Chastleton House: A high status 17th century time capsule in central England
This evening, I am posting information on Chastleton House, a high status mansion from the early 17th century which is located in a secluded village, roughly midway between Moreton-in-Marsh and Chipping Norton in central England.Chastleton village is about eighty miles NW of London.
The Cotswolds region grew wealthy from the wool industry from medieval times onwards.However, this property was built for Walter Jones, a wealthy lawyer although he came from a family of wool merchants. Construction was undertaken between 1607 and 1612.
Unusually, the house stayed in the same extended Jones family for nearly 400 years, until 1991. Apparently, the family suffered financial losses during the English Civil War of the 17th century which were never recouped. The losses were due to support of the royalists who were the initial losers but were never compensated on restoration of the monarchy.Because the owners did not have the resources to progressively update the property is has remained as a virtual time capsule of the early 17th century. Inside can be found the Great Chamber, Long Gallery and a traditional kitchen whilst outside is a Jacobean garden and dovecote.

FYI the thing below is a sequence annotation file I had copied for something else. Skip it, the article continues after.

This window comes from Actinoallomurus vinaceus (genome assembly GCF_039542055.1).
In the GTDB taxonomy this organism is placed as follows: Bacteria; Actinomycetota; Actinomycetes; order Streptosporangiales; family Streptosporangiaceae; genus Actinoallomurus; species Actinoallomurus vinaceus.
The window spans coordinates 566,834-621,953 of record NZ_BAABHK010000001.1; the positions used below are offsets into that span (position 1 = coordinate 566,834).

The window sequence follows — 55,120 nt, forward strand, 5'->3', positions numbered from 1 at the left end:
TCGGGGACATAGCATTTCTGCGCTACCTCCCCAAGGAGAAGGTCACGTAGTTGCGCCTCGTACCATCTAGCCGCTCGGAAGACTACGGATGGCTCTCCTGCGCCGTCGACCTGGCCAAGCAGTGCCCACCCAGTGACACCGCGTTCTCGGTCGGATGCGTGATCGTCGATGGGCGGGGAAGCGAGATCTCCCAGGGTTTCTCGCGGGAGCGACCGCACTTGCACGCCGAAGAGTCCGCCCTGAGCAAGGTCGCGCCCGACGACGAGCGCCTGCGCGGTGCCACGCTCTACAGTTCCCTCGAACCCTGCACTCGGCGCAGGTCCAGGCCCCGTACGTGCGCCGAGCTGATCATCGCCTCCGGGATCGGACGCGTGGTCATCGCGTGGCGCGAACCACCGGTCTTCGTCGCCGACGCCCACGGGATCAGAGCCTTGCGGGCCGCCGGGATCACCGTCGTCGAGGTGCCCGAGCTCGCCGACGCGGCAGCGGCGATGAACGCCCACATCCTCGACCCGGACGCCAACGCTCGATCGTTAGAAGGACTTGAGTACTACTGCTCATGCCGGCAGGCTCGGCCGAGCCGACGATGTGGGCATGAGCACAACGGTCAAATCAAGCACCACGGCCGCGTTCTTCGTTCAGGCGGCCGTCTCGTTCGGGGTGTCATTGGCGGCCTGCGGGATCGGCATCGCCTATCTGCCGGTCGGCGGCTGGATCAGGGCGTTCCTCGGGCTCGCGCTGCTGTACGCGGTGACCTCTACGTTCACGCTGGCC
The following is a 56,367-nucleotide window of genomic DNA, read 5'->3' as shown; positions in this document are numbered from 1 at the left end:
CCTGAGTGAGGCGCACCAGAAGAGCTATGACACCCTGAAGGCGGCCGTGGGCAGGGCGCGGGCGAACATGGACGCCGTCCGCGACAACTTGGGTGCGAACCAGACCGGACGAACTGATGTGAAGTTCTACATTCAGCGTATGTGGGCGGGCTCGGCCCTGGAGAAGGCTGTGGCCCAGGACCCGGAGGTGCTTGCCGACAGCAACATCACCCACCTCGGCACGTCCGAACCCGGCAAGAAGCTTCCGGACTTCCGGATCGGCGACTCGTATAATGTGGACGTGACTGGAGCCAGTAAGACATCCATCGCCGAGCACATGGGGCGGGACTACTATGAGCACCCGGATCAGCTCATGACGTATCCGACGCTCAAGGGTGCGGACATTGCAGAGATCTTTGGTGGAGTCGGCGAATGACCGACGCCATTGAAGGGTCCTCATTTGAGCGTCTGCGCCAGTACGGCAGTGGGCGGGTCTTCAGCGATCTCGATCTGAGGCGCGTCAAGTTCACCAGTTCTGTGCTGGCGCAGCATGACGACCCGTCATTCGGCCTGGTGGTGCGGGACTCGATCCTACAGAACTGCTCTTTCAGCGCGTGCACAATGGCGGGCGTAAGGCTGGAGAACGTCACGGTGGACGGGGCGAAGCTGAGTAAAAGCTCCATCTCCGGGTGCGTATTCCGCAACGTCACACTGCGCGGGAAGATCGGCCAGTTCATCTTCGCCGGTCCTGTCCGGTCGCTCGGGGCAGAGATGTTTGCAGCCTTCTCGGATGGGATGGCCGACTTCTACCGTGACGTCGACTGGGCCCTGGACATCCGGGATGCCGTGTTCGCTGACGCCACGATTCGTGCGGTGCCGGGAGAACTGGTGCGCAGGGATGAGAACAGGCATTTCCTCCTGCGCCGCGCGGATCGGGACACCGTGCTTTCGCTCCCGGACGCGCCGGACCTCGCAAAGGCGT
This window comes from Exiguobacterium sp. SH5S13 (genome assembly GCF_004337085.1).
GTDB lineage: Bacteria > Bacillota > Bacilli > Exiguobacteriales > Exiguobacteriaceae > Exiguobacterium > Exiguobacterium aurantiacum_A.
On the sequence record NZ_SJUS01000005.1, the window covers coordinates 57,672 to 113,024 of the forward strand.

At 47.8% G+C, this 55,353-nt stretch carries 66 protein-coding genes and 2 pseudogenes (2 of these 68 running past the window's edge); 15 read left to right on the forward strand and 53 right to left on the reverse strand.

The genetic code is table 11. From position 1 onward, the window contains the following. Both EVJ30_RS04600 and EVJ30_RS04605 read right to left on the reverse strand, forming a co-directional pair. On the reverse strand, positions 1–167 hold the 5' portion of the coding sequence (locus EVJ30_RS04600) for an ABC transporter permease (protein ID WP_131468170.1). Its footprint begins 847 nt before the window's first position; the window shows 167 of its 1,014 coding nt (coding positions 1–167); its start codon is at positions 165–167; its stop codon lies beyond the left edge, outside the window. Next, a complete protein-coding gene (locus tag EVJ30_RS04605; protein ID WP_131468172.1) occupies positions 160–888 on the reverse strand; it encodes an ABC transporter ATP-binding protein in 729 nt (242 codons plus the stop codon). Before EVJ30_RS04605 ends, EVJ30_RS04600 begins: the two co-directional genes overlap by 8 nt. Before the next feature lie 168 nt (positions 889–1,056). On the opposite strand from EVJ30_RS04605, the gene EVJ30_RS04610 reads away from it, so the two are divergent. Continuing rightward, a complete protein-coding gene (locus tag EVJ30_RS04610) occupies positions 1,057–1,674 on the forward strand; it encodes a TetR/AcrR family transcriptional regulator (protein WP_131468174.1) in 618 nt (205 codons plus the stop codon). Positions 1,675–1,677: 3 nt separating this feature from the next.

The garden has also been assigned heritage status being Grade II,or second highest .
NB: A dovecote is a 'pigeon house' which was a common feature connected with high status castles and similar properties. Pigeons (birds and eggs) provided a ready food source at a time when all food had to be sourced locally.
Chastleton House is one of England’s historic treasures and is now open to the public under management of the National Trust,, a not-for profit heritage organisation.
The name 'Chastleton' is of Old English origin and can be traced back to 777 AD. It translates as 'Farmstead by the ruined prehistoric camp'.
For visiting times and other information please visit the relevant website.